What's Behind America's Fascination With 1990s Nostalgia?, Massachusetts Newspaper Asks Prof. Kevin Howley
July 25, 2004
July 25, 2004, Greencastle, Ind. - "'The 1990s was a rather idyllic and innocent decade,' said Dr. Kevin Howley, professor at the Pulliam Center for Contemporary Media at DePauw University in Indiana," writes Kristi Palma in today's edition of the Eagle-Tribune of North Andover, Massachusetts. The story examines the recent focus on the people, culture and events of the 90's. "Some experts call the instant nostalgia 'recycled pop culture,' a cheap way for publishers, producers and broadcasters to make another buck off events and trends that are proven audience draws from the past." Palma states, "But beyond that, experts say, the country's mood is at work here: Fear and insecurities over terrorist threats and a shaky economy have us missing days of peace and prosperity."
Howley, assistant professor of communication arts and sciences, tells the newspaper, "We tend to look back quite often. What is new is how quickly this turn toward nostalgia has happened. The turn around time is a bit surprising." Palma adds, "The proven success of nostalgia shows and newscasts that recycle past scandals are attractive to networks and advertisers, said Howley. Add to this an edgy nation looking for reprieve from the realities of war and terrorism, and '90s nostalgia has become a phenomenon."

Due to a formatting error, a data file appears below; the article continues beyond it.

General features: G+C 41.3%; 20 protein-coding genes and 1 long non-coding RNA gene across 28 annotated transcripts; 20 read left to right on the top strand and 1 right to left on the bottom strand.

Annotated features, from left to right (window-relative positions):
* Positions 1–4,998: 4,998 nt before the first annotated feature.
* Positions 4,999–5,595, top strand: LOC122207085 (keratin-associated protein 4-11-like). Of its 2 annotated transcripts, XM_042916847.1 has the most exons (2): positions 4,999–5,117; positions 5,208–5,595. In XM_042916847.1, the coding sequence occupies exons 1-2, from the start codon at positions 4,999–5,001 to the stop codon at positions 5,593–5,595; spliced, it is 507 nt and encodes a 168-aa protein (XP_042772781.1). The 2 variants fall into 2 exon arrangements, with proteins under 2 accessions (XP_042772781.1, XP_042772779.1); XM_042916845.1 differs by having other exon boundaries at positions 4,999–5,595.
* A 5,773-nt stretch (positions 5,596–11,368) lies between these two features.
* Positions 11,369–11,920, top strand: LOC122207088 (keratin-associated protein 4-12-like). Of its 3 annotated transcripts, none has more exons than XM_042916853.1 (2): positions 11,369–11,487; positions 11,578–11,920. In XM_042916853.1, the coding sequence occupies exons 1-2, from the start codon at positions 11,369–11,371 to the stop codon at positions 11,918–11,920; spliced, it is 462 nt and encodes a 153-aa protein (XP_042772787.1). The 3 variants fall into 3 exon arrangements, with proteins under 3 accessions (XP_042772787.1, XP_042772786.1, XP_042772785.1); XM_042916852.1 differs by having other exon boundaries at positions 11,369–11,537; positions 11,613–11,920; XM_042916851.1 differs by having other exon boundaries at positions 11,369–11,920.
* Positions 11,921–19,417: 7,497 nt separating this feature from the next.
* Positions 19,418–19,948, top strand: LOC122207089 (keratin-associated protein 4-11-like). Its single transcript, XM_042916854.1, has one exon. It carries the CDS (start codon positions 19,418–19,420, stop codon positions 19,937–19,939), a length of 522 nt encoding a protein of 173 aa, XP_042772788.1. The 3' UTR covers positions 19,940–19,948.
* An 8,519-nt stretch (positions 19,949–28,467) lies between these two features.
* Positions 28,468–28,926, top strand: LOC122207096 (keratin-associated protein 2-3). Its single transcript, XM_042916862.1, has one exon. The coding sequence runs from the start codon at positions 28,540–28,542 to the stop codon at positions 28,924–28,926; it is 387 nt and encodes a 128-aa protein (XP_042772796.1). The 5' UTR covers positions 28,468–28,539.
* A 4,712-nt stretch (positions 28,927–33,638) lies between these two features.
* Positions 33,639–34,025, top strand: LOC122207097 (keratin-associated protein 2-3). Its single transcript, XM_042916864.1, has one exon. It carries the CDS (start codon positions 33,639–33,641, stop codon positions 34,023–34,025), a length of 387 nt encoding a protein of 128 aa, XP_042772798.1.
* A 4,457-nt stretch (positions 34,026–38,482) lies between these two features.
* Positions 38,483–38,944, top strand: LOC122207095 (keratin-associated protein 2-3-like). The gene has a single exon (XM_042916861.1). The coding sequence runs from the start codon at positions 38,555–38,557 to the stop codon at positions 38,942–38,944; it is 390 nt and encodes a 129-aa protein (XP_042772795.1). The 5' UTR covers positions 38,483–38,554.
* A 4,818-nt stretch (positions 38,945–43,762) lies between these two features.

"Nostalgia for 'the good old days' of the 1990s resonates with an American public that grows increasingly insecure," says Dr. Howley. "In turn, this nostalgia greases the wheels of commerce." Writer Palma notes, "The release of President Clinton's autobiography this summer is an example of the profit and distraction these events offer, said Howley. It triggered a media field day, reviving tabloid talk of Clinton's sexcapades. 'Thus 'nostalgia' for the 1990s relieves media outlets from dwelling on the far more troubling and troublesome aspects of the Iraq war, the Patriot Act, and the prospects of renewed terrorist attacks,' said Howley. 'In troubled times, however, the impulse to live in the past is fraught with danger. We've got to look at the past and understand why we're in this present climate and not look back at some of these sort of trivial events,' said Howley."
Access the complete story at the newspaper's Web site by clicking here.Back